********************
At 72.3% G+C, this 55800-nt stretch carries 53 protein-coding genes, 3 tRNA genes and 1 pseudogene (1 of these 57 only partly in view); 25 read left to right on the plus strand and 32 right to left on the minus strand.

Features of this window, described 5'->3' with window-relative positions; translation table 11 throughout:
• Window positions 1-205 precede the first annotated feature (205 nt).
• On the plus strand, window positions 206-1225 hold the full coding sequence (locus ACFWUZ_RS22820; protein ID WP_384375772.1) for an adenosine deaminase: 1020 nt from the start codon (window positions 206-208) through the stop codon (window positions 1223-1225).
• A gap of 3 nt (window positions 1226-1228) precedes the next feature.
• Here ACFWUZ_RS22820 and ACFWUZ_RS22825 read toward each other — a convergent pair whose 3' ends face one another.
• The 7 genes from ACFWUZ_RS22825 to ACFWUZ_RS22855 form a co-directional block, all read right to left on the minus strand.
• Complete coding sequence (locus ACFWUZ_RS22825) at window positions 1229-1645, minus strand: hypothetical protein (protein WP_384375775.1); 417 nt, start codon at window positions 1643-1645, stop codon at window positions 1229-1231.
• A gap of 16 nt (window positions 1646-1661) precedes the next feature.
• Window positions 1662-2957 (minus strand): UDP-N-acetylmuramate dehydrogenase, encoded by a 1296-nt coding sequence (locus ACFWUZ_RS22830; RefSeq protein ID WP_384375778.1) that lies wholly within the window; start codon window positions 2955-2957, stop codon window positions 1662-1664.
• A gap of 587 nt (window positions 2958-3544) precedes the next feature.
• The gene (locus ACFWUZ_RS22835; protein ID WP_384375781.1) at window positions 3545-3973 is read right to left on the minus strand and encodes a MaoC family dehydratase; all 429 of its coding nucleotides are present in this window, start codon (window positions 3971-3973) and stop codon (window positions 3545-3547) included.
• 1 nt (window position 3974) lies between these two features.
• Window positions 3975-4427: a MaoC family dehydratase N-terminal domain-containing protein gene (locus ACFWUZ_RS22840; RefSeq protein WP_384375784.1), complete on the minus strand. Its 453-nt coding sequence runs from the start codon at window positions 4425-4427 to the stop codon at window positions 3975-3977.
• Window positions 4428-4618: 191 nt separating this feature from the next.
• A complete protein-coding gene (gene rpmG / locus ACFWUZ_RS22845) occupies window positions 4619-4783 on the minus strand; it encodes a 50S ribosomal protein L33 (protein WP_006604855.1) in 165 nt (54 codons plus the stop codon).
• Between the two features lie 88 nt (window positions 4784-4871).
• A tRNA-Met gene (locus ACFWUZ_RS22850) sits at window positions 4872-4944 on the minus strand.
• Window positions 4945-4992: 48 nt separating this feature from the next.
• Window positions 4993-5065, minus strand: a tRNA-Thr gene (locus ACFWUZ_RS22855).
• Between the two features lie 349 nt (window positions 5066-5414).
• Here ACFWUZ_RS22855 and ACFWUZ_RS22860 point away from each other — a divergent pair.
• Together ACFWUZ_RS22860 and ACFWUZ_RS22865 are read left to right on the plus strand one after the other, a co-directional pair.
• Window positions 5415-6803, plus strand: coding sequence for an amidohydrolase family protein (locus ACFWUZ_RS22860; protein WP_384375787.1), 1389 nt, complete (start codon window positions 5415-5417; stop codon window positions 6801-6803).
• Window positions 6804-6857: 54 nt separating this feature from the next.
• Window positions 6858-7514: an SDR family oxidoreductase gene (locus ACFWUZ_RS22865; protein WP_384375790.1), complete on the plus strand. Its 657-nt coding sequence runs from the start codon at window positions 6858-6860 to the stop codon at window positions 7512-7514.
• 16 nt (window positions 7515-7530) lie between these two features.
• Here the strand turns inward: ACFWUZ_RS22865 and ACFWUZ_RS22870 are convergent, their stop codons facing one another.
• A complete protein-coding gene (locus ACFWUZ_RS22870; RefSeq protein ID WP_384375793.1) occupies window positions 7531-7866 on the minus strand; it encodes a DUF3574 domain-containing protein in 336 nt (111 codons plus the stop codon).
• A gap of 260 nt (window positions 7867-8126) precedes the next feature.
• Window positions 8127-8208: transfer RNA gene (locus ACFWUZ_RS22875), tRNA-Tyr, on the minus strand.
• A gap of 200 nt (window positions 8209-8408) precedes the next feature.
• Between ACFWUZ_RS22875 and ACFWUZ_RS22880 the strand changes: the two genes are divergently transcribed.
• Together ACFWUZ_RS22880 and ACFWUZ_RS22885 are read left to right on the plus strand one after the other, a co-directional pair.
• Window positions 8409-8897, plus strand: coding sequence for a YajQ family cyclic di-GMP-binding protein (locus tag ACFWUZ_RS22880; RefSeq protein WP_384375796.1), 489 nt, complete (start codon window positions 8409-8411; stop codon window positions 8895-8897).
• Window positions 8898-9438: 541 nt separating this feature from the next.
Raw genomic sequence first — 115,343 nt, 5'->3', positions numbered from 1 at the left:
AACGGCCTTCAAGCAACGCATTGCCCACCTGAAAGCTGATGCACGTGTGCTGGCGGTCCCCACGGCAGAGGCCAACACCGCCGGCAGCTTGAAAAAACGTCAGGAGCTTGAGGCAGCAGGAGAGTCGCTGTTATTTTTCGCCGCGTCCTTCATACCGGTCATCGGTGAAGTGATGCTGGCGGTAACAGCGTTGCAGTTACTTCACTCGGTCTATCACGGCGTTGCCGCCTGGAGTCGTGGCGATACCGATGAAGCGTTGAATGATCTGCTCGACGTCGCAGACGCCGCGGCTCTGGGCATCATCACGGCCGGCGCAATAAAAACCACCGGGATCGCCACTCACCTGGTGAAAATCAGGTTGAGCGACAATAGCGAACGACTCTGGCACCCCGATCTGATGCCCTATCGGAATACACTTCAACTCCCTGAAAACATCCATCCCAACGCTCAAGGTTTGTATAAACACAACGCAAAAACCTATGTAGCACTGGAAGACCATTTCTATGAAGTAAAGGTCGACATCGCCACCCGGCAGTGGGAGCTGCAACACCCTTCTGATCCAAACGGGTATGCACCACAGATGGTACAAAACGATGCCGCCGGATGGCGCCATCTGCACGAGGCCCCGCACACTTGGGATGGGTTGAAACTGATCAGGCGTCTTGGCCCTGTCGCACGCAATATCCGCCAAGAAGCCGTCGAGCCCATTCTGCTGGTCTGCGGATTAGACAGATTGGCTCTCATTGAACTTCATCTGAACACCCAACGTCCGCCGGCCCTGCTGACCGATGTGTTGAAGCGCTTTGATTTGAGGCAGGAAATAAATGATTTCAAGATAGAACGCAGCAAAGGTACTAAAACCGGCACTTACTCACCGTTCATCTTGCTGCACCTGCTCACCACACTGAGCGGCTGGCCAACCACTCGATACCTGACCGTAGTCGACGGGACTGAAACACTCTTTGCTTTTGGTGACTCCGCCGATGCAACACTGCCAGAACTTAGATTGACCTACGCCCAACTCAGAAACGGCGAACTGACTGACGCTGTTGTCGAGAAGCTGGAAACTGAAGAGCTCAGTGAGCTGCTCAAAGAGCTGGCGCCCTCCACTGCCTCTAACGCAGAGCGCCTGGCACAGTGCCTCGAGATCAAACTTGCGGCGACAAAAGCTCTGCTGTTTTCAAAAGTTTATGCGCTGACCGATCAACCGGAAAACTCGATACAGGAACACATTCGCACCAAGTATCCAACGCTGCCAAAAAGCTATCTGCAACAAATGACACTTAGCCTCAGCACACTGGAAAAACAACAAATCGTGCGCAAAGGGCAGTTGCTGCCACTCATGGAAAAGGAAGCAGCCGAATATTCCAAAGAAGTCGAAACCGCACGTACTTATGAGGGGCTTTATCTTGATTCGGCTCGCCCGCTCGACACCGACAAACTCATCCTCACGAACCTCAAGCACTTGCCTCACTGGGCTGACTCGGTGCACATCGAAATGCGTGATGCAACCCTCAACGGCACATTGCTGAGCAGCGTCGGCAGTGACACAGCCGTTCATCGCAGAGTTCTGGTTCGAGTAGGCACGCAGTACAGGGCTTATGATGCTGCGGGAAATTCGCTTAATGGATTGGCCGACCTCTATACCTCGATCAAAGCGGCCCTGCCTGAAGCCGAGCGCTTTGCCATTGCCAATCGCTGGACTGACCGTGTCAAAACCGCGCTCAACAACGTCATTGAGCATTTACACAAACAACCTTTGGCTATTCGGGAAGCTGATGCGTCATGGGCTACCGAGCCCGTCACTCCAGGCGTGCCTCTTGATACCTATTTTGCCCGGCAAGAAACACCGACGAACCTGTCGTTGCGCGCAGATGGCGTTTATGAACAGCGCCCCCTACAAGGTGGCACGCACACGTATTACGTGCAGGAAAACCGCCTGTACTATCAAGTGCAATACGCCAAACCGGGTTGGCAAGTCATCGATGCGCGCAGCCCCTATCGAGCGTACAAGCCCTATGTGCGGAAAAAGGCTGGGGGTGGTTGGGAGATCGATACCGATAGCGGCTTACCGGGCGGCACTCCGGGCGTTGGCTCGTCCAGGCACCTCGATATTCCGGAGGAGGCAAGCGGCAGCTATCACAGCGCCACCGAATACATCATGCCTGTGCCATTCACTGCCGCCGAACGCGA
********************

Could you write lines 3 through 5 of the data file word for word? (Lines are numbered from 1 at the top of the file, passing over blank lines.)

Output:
• Window positions 1-205 precede the first annotated feature (205 nt).
• On the plus strand, window positions 206-1225 hold the full coding sequence (locus ACFWUZ_RS22820; protein ID WP_384375772.1) for an adenosine deaminase: 1020 nt from the start codon (window positions 206-208) through the stop codon (window positions 1223-1225).
• A gap of 3 nt (window positions 1226-1228) precedes the next feature.